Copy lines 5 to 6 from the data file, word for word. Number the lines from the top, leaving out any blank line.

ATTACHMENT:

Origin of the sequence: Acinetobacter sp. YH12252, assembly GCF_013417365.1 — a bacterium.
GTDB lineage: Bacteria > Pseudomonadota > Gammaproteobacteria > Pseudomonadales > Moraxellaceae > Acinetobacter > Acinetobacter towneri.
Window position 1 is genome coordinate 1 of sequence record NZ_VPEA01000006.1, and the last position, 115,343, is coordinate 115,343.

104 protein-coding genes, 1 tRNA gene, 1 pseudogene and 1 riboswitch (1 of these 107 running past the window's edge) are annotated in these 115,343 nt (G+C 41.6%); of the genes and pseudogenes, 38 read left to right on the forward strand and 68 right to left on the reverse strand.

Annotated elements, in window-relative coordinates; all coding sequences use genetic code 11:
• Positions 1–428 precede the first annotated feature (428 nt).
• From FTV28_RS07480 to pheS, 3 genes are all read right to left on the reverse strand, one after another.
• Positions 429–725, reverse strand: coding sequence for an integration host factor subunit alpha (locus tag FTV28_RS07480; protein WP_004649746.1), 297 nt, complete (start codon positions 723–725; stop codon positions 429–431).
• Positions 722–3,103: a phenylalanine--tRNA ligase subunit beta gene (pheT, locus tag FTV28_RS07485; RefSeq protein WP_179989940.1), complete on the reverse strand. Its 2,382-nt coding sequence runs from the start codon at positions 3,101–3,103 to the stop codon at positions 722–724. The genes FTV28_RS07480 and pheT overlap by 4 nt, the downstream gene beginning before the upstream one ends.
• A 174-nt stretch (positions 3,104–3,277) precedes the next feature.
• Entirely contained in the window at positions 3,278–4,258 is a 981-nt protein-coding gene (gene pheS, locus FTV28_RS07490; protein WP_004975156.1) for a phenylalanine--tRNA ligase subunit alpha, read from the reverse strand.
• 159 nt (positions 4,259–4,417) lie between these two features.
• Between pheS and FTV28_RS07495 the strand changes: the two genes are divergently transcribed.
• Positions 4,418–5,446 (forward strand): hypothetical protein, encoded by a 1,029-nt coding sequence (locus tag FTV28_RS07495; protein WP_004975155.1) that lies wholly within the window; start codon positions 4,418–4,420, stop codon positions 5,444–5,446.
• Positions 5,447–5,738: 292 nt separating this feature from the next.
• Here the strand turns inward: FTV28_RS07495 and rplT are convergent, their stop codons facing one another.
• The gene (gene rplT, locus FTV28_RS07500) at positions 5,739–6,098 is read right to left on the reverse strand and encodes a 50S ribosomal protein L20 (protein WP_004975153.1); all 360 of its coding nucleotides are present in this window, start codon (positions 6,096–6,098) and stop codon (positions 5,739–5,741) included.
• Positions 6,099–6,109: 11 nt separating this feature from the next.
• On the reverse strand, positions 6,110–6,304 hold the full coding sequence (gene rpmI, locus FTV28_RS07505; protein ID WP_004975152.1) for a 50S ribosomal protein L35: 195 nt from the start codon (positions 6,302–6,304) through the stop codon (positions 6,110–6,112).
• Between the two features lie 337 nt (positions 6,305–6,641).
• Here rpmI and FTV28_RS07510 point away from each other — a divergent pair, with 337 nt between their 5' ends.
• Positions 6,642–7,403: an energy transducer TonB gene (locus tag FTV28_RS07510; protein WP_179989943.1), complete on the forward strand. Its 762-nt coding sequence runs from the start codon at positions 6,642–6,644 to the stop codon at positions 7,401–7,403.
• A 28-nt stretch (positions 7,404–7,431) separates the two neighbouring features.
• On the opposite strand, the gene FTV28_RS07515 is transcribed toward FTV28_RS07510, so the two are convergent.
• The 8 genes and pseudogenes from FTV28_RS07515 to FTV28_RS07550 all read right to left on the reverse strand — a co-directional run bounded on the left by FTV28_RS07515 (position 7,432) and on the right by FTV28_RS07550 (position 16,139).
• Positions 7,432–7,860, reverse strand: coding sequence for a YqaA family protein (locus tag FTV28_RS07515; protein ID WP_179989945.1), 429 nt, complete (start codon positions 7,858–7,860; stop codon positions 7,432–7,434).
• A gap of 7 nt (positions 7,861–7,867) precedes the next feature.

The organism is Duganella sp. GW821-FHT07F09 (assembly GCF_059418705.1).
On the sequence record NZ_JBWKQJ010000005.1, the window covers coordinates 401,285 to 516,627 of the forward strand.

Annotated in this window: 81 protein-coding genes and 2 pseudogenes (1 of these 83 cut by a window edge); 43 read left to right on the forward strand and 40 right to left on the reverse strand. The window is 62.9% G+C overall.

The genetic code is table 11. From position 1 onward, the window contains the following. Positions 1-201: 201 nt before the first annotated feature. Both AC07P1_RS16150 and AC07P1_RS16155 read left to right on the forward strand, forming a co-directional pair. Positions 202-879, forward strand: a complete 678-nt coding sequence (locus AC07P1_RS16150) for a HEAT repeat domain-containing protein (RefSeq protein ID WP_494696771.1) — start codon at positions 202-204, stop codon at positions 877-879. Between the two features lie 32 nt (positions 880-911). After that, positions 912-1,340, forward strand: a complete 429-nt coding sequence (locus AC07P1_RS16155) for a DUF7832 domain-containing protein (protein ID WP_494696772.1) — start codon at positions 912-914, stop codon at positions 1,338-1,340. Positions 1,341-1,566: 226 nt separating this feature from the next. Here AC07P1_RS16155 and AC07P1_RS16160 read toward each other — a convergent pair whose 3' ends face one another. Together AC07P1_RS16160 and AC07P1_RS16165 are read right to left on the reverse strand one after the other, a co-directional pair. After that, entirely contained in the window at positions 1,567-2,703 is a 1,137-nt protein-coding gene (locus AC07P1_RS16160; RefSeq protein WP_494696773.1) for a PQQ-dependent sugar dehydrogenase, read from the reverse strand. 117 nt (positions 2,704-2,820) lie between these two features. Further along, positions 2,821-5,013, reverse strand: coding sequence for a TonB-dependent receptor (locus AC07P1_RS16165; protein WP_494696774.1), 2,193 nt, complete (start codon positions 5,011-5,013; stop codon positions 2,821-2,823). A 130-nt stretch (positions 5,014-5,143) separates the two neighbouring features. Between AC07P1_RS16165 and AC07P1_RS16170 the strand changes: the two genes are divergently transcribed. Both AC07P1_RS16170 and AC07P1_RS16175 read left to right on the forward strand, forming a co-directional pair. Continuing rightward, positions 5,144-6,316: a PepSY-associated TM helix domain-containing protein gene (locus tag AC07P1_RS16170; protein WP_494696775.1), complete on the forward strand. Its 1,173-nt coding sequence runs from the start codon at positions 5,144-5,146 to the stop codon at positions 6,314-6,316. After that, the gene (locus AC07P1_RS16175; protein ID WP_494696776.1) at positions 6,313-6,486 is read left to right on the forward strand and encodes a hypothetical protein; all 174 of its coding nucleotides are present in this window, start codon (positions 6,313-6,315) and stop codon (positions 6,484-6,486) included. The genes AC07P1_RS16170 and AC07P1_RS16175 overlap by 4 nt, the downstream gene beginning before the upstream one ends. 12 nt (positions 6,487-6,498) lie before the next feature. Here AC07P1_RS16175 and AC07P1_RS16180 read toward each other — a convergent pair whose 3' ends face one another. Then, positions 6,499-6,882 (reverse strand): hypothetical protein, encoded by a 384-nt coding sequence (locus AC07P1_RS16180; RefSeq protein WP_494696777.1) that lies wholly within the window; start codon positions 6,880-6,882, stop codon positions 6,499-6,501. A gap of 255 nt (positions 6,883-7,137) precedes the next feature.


Annotated elements, in window-relative coordinates; all coding sequences use genetic code 11:
• Positions 1–428 precede the first annotated feature (428 nt).